Rodney Gnat on our All-Insect Team
Think back a few years ago to the insect-infested playoffs, in which Indians and Yankees swatted whatever winged creates migrated from the Lake to the Jake -- or maybe it was Progressive Field by then -- and took over October baseball. The creatures told us they weren't going away, and in the name of pacifying them and keeping them at bay -- or lake or ocean -- we present the All-Insect Team.
Bugs Bennett: Joseph Harley Bennett had to be bugged that he didn't get a few more opportunities to earn at least one big-league win. Instead, he is known as one of seven players to go winless with five or more decisions but 10 or fewer Major League appearances. He was 0-5 for the St. Louis Browns and Chicago White Sox in 1918 and 1921.
Flea Clifton: Herman Earl Clifton had to feel pretty lucky in 1935. He played in only 43 of the Detroit Tigers' 151 games that season, but he was a starter in the World Series, replacing Hank Greenberg, against the Cubs. He went 0-for-16 in that series, but he got to celebrate a championship anyway, when Detroit dispatched Chicago in six games.
Rodney Gnat: In the Big East, that annoying sound offensive linemen hear out the ear hole just might be the biggest Gnat known to man. The Louisville Cardinals' defensive end has 6.5 sacks so far.
Skeeter Henry: Mosquitoes live worldwide, and so has Herman Henry, the former Oklahoma Sooner basketball player who sought a living with five teams in France, one each in Spain, Venezuela and Turkey, four in the CBA and the Phoenix Suns. The lifespan of his NBA career was even shorter than the time on earth for the average mosquito, which runs from four to eight weeks. Henry played in four Suns games in 1993-94.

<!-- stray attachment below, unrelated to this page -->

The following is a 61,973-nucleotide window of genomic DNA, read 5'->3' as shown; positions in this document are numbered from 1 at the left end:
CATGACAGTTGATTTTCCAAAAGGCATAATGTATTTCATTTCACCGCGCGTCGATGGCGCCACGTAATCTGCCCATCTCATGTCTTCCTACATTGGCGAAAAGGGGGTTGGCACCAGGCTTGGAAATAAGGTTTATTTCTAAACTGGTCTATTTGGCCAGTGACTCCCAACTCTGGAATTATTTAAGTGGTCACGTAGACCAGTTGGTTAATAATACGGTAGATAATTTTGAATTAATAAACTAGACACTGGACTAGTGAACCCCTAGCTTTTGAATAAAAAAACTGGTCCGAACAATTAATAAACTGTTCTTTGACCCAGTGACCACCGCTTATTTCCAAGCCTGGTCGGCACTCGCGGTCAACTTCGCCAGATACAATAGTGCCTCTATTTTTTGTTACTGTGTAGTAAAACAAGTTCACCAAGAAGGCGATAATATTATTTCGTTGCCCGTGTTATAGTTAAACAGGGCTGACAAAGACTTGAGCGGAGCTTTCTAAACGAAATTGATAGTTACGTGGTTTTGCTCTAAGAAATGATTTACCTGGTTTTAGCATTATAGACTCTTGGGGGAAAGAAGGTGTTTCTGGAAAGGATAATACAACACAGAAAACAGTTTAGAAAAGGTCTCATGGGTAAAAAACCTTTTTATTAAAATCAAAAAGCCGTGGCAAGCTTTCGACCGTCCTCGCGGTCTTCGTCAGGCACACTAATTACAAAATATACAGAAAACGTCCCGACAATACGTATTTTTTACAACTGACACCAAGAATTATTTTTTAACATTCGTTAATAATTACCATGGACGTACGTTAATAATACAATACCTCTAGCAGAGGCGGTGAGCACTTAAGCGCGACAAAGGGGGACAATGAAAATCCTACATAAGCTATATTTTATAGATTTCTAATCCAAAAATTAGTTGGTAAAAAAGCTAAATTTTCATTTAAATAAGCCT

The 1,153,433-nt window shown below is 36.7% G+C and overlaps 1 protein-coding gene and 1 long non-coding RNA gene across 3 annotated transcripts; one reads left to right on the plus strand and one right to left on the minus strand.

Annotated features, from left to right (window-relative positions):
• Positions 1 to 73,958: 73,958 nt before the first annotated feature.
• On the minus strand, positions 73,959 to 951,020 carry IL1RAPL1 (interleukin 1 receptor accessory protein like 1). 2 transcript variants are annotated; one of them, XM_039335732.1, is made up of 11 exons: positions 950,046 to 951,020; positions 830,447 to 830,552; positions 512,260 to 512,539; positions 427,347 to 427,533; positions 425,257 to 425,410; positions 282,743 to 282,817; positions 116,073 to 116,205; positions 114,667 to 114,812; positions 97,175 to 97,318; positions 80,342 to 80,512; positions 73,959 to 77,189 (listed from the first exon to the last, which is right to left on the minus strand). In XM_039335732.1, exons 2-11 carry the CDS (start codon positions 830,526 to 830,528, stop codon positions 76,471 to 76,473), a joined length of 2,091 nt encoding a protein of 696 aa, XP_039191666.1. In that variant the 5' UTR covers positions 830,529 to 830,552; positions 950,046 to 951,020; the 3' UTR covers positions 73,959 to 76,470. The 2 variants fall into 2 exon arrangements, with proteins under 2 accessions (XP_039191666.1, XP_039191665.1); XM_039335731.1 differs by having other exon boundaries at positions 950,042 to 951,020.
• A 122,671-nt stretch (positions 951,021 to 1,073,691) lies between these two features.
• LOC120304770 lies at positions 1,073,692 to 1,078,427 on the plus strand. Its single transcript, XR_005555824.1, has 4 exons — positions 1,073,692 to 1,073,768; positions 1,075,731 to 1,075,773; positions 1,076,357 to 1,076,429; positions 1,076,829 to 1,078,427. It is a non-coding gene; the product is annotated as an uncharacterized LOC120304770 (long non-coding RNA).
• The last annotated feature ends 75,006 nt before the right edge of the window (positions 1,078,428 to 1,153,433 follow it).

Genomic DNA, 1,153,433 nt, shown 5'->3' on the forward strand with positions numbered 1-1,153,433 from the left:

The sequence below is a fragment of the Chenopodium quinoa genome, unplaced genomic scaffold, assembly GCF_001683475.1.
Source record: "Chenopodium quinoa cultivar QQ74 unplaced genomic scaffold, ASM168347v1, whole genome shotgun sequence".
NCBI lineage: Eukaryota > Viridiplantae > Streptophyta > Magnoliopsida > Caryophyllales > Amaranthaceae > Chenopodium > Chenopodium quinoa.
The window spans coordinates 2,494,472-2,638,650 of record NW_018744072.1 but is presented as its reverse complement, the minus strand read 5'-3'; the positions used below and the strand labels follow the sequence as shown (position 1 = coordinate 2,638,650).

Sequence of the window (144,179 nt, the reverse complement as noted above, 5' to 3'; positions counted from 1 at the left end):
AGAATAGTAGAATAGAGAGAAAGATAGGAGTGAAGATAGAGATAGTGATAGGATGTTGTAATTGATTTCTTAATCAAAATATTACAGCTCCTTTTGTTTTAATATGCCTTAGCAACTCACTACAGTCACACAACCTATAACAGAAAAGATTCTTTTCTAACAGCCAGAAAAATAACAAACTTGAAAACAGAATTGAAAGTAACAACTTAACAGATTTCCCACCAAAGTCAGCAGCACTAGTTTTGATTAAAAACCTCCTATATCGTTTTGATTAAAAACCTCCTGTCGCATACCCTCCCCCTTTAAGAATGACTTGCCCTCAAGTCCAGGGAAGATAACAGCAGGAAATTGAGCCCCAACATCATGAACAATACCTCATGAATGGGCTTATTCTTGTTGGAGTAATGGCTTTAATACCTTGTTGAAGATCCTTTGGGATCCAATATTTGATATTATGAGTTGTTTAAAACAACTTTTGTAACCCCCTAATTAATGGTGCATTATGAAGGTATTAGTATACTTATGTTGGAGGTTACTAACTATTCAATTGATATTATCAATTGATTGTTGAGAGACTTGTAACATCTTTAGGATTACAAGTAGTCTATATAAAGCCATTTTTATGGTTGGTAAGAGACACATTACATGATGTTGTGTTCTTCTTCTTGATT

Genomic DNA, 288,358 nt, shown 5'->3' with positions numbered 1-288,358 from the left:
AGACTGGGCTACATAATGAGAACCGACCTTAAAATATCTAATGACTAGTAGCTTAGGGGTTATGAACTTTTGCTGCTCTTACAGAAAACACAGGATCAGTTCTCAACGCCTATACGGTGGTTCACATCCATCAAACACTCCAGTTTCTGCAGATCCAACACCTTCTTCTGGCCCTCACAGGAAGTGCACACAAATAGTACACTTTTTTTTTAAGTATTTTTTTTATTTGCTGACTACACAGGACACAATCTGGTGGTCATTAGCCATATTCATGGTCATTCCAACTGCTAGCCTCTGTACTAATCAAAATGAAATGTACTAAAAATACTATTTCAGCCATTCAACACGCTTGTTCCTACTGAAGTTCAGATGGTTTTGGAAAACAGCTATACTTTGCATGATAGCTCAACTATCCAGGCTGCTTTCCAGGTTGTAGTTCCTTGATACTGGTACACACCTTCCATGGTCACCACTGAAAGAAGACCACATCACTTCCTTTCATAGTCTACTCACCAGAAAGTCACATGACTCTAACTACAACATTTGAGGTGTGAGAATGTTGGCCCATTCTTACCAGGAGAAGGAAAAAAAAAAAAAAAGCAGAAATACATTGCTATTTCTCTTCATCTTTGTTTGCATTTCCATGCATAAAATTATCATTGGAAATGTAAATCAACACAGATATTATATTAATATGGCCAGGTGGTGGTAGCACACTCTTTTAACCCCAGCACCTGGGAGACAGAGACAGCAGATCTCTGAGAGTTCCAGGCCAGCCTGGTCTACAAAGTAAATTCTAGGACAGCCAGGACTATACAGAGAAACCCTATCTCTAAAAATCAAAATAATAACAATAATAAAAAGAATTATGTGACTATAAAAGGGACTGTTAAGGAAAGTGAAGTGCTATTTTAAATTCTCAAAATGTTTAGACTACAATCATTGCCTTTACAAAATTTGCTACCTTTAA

Tony "The Mosquito" Ordenana: Waiter, there's a mosquito in my coffee. In this case, it's Ordenana, whose one-game Major League career means he's had a "cup of coffee" in the bigs. But what an eventful game it was for the native of pre-Castro Cuba. In history, 688 men have batted in exactly one MLB game, but Ordenana's one of only three who have driven in three runs with his chance. For the record, his one shot came in the last game of the 1943 season, the second game of an otherwise inconsequential doubleheader between his Pirates and the Phillies. Perhaps anxious to get out of there, the players completed the contest in 1 hour, 48 minutes. But the game gained significance when its winning pitcher was the Phillies' Rogers Hornsby McKee, who had turned 17 only a week earlier. The victory was the only one of McKee's career, but he was and still is the youngest player to earn a win in the Majors.
Buzz Peterson: What's the buzz? Better yet: Where's the Buzz? Robert Bower Peterson, most famous as a player for being one of Michael Jordan's best friends on the early 1980s North Carolina Tar Heels, has become a successful -- if itinerant -- coach. The 47-year-old Peterson has been a head coach at five colleges: Appalachian State (twice); Tulsa; Tennessee; Coastal Carolina; and now UNC Wilmington.
John "Spider" Salley: The long-armed fellow from Brooklyn migrated to Georgia Tech for college ball and into a professional career as a basketball player, actor, talk-show host, commercial pitchman and charitable benefactor. Salley was a part of four NBA championship teams, and he averaged 7.0 points over 748 NBA games.
Rob Daniels is a freelance writer for Sports Media Exchange, a national freelance writing network.